Babylonians had a strong understanding of personal property, and the
Hammurabi law tablet provided a lens into the legal matters of ownership,
moral issues and punishment for those that break these laws.
Property also included the owning slaves, socially high ranked citizens
such as priests and merchants participating action of owning and trading
slaves. The Babylonians if they found a slave running away were obligated
under Hammurabi law code to bring the slaves to their masters, master of
the slaves shall pay the finder. If finder didn’t know where to find the
master, this is what would occur; “the finder shall bring him to the palace; a
further investigation must follow, and the slave shall be returned to his
master” (King). Woman in Babylonian were comparable to slaves.
Relationships and wives were bought, and valuables were traded. “If a
man wishes to separate from his wife who has borne him no children, he
shall give her the amount of her purchase money and the dowry which she
brought from her father's house, and let her go” (King). The code explained
a punishment for wives that would try to ruin her house and her husband’s
life by having her become a servant in her husband's house legally bound by
The law system managed the legal dealing of the city. The Judges that
enforced the Hammurabi Law Code faced discharge. The fifth law states
that, “If later error shall appear in his decision, and it be through his own
fault, then he shall pay twelve times the fine set by him in the case, and he
shall be publicly removed from the judge's bench, and never again shall he
sit there to render judgement” (King). They were also responsible in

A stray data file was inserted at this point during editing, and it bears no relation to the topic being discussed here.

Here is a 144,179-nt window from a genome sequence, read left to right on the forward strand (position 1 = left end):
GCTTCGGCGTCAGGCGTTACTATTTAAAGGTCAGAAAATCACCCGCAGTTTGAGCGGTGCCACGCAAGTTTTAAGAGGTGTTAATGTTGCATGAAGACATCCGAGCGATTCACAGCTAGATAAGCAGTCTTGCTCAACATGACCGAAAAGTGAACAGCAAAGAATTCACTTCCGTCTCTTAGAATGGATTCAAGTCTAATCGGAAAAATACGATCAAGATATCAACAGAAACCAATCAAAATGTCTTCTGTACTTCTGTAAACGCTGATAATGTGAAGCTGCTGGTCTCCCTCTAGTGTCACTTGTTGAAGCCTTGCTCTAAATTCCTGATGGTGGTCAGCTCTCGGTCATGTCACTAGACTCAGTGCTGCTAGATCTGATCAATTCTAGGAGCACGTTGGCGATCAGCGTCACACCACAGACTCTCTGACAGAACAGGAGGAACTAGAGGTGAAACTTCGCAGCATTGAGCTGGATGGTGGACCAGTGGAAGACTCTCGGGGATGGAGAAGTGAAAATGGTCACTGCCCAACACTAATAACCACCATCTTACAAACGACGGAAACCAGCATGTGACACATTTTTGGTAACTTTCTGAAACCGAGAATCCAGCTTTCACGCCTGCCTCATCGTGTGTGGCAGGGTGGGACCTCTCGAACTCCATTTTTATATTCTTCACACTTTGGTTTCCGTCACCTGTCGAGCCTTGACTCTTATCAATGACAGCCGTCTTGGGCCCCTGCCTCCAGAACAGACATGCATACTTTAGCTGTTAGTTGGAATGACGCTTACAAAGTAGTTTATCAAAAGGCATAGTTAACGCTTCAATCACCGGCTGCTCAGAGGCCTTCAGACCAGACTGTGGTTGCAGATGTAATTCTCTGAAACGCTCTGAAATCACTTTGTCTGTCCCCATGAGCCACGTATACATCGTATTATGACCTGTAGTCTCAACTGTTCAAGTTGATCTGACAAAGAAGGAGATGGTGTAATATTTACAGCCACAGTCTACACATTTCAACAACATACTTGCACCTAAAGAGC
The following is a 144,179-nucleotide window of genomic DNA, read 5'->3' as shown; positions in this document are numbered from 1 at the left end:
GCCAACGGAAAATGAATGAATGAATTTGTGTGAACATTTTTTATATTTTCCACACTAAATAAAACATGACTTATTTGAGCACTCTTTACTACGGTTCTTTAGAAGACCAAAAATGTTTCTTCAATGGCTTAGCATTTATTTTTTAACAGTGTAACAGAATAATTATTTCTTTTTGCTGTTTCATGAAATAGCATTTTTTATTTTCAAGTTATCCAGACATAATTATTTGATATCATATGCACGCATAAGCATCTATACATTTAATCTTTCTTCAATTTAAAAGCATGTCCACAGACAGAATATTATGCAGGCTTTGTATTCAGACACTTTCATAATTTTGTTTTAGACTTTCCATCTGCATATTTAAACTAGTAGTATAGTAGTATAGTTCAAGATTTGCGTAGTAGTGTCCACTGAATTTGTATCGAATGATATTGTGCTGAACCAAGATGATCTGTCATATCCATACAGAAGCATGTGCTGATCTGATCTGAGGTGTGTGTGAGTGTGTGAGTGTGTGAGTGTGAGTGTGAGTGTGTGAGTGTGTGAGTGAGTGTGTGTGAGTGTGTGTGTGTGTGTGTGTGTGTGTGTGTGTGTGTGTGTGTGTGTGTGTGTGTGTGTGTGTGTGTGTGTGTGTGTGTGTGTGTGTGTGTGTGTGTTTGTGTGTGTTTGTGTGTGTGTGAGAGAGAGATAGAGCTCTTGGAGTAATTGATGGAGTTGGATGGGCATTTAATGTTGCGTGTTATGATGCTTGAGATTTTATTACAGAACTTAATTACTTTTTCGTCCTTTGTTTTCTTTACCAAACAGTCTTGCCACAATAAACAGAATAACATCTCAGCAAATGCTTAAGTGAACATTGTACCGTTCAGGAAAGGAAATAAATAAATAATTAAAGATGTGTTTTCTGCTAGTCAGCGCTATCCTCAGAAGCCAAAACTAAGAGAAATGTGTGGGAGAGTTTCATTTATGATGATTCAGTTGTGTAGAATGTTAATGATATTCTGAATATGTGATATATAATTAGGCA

processing legal trials. The law code explains,” If the witnesses be not at
hand, then shall the judge set a limit, at the expiration of six months. If his
witnesses have not appeared within the six months, he is an evil-doer, and
shall bear the fine of the pending case” (King).
Punishment in Babylonian culture was extreme in comparison to
modern culture. Hammurabi Law Code illustrates a culture that responds
harshly to crimes and wrong doings. Code twenty-one states,” If any one
break a hole into a house (break in to steal), he shall be put to death before
that hole and be buried” (King). Babylonians thought committing a robbery
and being caught should result in death of the offender.
Class played a role in punishments, lower classed citizens such as
slaves were punished harsher than freeborn.” If a free-born man strike the
body of another free-born man or equal rank, he shall pay one gold mina. If
the slave of a freed man strike the body of a freed man, his ear shall be cut
off” (King). Justice was an eye for an eye. “If a man put out the eye of
another man, his eye shall be put out. If a man knock out the teeth of his
equal, his teeth shall be knocked out” (King). Punishment varied on social
class, type of crime and what might be seen as just.
In conclusion, the Hammurabi’s Law Code highly influenced the society
and way of life in the Babylonian culture. The Babylonian people had no
choice but to follow the laws or be punished by them. The Law Code
illustrates a view of the ancient Babylonian lifestyle.
King, L.W. “Hammurabi’s Code of Laws.” legacy.fordham.edu. Paul Halsall.
March 1998. Web. 18 Sept. 2015.